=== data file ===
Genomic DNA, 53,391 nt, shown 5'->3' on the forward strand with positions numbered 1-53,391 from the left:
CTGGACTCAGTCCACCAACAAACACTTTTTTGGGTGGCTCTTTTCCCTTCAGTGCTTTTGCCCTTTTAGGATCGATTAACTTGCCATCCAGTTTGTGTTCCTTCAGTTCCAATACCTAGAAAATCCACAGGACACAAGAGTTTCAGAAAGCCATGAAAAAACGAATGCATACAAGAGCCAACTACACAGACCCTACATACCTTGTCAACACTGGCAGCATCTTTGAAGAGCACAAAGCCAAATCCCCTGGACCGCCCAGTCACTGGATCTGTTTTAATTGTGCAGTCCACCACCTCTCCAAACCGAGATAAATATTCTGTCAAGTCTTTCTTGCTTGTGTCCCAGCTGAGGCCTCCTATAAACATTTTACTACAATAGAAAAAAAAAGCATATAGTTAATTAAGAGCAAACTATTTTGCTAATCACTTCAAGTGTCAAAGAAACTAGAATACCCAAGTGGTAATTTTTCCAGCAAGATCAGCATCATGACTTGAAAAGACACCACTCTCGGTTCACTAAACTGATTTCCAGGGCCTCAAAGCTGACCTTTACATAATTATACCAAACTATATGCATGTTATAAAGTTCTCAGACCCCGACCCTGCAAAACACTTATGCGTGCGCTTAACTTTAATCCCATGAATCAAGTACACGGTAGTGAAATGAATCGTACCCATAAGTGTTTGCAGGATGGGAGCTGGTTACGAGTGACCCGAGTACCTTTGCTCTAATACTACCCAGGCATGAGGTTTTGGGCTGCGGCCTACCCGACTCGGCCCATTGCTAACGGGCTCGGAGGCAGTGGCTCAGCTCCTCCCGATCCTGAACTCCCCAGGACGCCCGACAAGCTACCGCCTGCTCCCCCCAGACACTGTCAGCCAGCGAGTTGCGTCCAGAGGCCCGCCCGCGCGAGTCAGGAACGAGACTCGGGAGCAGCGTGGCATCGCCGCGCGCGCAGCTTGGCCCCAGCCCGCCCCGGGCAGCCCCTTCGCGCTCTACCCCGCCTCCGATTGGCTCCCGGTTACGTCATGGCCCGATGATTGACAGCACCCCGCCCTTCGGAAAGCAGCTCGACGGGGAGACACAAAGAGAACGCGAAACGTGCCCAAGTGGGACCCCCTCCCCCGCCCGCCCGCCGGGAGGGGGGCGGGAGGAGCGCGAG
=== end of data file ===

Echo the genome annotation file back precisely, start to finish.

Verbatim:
Genomic DNA, 53,391 nt, shown 5'->3' on the forward strand with positions numbered 1-53,391 from the left:
CTGGACTCAGTCCACCAACAAACACTTTTTTGGGTGGCTCTTTTCCCTTCAGTGCTTTTGCCCTTTTAGGATCGATTAACTTGCCATCCAGTTTGTGTTCCTTCAGTTCCAATACCTAGAAAATCCACAGGACACAAGAGTTTCAGAAAGCCATGAAAAAACGAATGCATACAAGAGCCAACTACACAGACCCTACATACCTTGTCAACACTGGCAGCATCTTTGAAGAGCACAAAGCCAAATCCCCTGGACCGCCCAGTCACTGGATCTGTTTTAATTGTGCAGTCCACCACCTCTCCAAACCGAGATAAATATTCTGTCAAGTCTTTCTTGCTTGTGTCCCAGCTGAGGCCTCCTATAAACATTTTACTACAATAGAAAAAAAAAGCATATAGTTAATTAAGAGCAAACTATTTTGCTAATCACTTCAAGTGTCAAAGAAACTAGAATACCCAAGTGGTAATTTTTCCAGCAAGATCAGCATCATGACTTGAAAAGACACCACTCTCGGTTCACTAAACTGATTTCCAGGGCCTCAAAGCTGACCTTTACATAATTATACCAAACTATATGCATGTTATAAAGTTCTCAGACCCCGACCCTGCAAAACACTTATGCGTGCGCTTAACTTTAATCCCATGAATCAAGTACACGGTAGTGAAATGAATCGTACCCATAAGTGTTTGCAGGATGGGAGCTGGTTACGAGTGACCCGAGTACCTTTGCTCTAATACTACCCAGGCATGAGGTTTTGGGCTGCGGCCTACCCGACTCGGCCCATTGCTAACGGGCTCGGAGGCAGTGGCTCAGCTCCTCCCGATCCTGAACTCCCCAGGACGCCCGACAAGCTACCGCCTGCTCCCCCCAGACACTGTCAGCCAGCGAGTTGCGTCCAGAGGCCCGCCCGCGCGAGTCAGGAACGAGACTCGGGAGCAGCGTGGCATCGCCGCGCGCGCAGCTTGGCCCCAGCCCGCCCCGGGCAGCCCCTTCGCGCTCTACCCCGCCTCCGATTGGCTCCCGGTTACGTCATGGCCCGATGATTGACAGCACCCCGCCCTTCGGAAAGCAGCTCGACGGGGAGACACAAAGAGAACGCGAAACGTGCCCAAGTGGGACCCCCTCCCCCGCCCGCCCGCCGGGAGGGGGGCGGGAGGAGCGCGAG